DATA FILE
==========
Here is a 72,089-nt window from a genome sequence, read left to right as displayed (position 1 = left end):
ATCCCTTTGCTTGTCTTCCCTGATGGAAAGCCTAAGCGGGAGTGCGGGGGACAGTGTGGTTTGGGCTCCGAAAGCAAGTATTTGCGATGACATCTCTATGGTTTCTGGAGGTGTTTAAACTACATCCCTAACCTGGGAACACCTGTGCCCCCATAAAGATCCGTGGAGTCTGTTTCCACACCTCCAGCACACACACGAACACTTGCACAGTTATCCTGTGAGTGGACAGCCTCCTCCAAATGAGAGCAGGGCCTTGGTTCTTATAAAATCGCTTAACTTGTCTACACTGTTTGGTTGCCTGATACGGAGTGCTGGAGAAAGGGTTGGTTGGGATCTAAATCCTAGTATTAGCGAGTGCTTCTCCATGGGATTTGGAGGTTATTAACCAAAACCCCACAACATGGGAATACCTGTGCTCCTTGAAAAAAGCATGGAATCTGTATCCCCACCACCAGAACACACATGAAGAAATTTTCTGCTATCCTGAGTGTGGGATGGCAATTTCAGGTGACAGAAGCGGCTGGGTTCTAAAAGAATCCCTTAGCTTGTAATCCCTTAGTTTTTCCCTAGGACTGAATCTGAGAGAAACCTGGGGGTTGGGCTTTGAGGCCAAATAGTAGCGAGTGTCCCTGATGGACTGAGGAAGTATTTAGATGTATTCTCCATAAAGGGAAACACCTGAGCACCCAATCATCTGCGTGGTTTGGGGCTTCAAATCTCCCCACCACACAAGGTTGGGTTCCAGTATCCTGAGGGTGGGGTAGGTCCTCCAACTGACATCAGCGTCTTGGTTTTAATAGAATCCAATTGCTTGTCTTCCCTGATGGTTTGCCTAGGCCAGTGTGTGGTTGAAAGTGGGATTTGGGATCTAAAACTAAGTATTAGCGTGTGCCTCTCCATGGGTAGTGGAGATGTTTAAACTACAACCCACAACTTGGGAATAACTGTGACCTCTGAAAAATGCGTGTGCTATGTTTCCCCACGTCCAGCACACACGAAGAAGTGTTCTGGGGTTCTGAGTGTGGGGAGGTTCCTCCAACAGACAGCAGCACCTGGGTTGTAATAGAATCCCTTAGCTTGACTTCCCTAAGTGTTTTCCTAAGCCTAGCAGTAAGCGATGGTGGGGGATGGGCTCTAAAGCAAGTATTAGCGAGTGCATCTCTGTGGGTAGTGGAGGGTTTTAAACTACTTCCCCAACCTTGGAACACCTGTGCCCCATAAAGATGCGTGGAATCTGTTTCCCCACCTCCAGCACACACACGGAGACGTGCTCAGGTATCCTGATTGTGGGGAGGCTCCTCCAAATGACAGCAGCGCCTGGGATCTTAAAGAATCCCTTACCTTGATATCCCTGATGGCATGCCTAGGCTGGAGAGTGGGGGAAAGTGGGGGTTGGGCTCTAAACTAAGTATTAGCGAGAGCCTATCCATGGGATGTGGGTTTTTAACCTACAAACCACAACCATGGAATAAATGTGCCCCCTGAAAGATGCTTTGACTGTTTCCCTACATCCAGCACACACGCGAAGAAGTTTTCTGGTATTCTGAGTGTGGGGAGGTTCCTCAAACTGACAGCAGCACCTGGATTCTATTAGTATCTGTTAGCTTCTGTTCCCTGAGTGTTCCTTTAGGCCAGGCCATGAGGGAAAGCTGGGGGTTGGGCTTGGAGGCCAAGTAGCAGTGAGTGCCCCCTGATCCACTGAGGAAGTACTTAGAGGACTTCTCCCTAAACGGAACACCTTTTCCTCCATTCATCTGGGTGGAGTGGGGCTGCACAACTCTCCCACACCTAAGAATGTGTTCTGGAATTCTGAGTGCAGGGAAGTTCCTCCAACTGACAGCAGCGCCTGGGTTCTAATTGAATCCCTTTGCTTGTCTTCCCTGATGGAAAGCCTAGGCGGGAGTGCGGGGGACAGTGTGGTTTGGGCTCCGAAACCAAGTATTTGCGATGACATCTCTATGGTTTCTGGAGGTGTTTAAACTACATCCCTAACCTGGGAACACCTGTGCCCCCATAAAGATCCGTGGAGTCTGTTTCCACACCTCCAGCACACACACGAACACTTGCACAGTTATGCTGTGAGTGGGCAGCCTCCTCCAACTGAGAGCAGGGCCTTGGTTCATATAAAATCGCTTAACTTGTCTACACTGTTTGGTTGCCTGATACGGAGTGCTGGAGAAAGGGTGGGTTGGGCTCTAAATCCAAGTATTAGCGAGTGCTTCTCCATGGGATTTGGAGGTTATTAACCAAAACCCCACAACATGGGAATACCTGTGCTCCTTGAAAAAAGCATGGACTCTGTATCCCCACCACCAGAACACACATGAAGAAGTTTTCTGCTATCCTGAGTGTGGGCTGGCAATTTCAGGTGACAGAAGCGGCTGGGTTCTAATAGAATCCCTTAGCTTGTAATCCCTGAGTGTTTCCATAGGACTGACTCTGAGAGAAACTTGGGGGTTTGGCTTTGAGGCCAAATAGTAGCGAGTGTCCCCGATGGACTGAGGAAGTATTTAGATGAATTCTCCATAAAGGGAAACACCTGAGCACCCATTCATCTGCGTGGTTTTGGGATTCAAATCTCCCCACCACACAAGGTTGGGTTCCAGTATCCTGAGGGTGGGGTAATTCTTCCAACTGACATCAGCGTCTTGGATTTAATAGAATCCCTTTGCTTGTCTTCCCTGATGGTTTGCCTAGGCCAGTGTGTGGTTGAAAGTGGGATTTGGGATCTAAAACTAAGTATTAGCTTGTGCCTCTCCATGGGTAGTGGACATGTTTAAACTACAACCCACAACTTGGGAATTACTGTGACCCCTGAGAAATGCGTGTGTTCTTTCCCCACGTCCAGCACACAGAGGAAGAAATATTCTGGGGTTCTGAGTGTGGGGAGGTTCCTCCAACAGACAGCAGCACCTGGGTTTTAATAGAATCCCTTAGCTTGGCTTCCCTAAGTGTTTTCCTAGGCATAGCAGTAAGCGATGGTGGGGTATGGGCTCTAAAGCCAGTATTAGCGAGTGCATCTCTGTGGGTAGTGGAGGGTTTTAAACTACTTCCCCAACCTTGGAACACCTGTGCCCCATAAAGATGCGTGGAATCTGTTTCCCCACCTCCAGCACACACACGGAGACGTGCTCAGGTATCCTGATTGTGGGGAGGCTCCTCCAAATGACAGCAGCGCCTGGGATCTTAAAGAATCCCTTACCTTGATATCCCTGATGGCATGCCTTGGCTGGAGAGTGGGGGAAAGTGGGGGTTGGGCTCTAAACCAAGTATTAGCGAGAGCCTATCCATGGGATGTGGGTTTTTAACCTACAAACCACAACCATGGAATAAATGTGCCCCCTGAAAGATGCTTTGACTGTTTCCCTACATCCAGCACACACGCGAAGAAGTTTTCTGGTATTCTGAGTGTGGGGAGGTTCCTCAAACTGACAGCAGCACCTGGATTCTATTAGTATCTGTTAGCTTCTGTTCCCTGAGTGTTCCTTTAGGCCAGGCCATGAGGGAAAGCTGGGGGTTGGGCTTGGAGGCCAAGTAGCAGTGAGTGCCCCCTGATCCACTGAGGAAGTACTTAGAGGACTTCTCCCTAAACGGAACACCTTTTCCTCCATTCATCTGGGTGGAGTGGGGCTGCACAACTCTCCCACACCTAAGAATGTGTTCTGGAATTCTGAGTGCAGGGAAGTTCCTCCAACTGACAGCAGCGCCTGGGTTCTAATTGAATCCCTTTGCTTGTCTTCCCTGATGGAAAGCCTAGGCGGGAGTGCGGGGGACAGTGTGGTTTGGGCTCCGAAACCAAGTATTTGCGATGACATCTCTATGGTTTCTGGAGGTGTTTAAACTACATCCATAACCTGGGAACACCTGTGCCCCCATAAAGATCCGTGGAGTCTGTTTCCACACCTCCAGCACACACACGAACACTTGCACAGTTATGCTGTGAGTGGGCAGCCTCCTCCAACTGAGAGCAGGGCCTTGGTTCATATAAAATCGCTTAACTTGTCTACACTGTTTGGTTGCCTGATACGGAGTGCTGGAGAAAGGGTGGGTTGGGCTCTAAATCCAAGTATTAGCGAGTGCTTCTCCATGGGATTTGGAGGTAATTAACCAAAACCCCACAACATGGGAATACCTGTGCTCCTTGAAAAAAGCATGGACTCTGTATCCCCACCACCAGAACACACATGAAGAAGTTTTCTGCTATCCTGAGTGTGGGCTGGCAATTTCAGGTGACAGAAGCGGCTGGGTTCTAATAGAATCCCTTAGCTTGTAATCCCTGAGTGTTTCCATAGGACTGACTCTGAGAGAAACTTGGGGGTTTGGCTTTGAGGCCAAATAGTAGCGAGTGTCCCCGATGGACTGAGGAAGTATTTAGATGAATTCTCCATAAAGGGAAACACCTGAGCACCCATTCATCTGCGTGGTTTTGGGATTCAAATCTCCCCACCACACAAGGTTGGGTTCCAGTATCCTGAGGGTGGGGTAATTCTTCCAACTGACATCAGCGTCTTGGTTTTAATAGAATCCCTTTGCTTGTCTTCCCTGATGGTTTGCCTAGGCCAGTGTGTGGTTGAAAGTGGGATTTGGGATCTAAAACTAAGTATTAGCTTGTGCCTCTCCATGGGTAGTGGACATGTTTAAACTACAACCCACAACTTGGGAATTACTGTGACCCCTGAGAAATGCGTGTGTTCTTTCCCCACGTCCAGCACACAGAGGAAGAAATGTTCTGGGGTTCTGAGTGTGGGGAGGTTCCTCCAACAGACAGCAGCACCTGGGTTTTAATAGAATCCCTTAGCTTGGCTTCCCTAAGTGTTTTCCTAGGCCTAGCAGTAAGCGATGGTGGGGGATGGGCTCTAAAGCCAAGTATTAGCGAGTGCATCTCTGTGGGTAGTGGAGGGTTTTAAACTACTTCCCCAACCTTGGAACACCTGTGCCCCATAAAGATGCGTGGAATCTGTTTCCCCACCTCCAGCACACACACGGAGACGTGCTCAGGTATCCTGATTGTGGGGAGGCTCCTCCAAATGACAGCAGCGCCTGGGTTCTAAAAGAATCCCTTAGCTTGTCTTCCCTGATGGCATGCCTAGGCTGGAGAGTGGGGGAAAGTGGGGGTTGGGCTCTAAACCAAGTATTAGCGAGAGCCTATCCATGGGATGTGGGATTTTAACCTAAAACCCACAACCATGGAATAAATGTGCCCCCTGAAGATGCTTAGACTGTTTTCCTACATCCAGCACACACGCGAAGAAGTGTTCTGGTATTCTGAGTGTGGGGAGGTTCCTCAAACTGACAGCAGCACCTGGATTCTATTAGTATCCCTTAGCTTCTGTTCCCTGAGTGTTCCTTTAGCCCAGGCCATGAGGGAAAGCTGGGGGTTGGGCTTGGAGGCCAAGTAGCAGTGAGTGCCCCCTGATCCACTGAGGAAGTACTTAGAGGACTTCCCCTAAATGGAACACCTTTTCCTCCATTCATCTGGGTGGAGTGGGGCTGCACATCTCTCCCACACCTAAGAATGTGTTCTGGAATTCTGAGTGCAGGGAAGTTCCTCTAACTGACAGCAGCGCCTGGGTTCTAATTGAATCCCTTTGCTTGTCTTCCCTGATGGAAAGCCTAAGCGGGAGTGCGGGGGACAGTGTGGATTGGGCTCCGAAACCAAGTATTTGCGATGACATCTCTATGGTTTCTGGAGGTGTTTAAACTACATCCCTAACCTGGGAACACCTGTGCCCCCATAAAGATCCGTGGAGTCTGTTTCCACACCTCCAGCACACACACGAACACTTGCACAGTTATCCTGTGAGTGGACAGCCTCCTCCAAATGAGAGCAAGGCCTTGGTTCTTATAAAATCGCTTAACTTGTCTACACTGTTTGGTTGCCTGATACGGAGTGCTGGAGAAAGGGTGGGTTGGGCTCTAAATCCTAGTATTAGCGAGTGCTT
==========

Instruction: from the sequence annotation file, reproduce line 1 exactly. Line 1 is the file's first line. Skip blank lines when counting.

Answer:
Here is a 72,089-nt window from a genome sequence, read left to right as displayed (position 1 = left end):